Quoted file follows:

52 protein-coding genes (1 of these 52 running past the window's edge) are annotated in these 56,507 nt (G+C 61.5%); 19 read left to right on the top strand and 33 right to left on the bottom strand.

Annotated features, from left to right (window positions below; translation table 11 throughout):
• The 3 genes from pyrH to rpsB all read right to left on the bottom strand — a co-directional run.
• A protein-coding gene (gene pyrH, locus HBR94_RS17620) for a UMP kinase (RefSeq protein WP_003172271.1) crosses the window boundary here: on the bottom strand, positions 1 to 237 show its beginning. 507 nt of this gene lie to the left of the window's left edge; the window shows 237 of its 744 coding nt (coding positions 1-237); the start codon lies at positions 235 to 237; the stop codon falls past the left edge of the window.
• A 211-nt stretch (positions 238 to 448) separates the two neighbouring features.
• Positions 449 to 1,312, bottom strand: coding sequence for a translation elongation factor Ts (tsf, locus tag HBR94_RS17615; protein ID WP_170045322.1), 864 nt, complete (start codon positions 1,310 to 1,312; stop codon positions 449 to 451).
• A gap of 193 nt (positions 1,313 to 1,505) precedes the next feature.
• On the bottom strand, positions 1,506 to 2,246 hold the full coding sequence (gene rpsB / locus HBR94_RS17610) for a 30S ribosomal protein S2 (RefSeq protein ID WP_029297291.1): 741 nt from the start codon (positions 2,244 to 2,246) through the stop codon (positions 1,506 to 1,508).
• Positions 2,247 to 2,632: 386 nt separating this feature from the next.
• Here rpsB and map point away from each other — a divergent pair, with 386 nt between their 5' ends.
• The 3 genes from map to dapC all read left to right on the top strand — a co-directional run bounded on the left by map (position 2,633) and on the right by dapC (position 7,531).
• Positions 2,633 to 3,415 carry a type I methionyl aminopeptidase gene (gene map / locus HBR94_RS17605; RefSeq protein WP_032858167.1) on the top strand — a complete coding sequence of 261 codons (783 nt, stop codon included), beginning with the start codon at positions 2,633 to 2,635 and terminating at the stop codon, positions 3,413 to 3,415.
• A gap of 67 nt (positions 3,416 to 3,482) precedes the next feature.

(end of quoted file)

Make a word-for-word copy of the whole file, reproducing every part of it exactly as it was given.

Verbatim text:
52 protein-coding genes (1 of these 52 running past the window's edge) are annotated in these 56,507 nt (G+C 61.5%); 19 read left to right on the top strand and 33 right to left on the bottom strand.

Annotated features, from left to right (window positions below; translation table 11 throughout):
• The 3 genes from pyrH to rpsB all read right to left on the bottom strand — a co-directional run.
• A protein-coding gene (gene pyrH, locus HBR94_RS17620) for a UMP kinase (RefSeq protein WP_003172271.1) crosses the window boundary here: on the bottom strand, positions 1 to 237 show its beginning. 507 nt of this gene lie to the left of the window's left edge; the window shows 237 of its 744 coding nt (coding positions 1-237); the start codon lies at positions 235 to 237; the stop codon falls past the left edge of the window.
• A 211-nt stretch (positions 238 to 448) separates the two neighbouring features.
• Positions 449 to 1,312, bottom strand: coding sequence for a translation elongation factor Ts (tsf, locus tag HBR94_RS17615; protein ID WP_170045322.1), 864 nt, complete (start codon positions 1,310 to 1,312; stop codon positions 449 to 451).
• A gap of 193 nt (positions 1,313 to 1,505) precedes the next feature.
• On the bottom strand, positions 1,506 to 2,246 hold the full coding sequence (gene rpsB / locus HBR94_RS17610) for a 30S ribosomal protein S2 (RefSeq protein ID WP_029297291.1): 741 nt from the start codon (positions 2,244 to 2,246) through the stop codon (positions 1,506 to 1,508).
• Positions 2,247 to 2,632: 386 nt separating this feature from the next.
• Here rpsB and map point away from each other — a divergent pair, with 386 nt between their 5' ends.
• The 3 genes from map to dapC all read left to right on the top strand — a co-directional run bounded on the left by map (position 2,633) and on the right by dapC (position 7,531).
• Positions 2,633 to 3,415 carry a type I methionyl aminopeptidase gene (gene map / locus HBR94_RS17605; RefSeq protein WP_032858167.1) on the top strand — a complete coding sequence of 261 codons (783 nt, stop codon included), beginning with the start codon at positions 2,633 to 2,635 and terminating at the stop codon, positions 3,413 to 3,415.
• A gap of 67 nt (positions 3,416 to 3,482) precedes the next feature.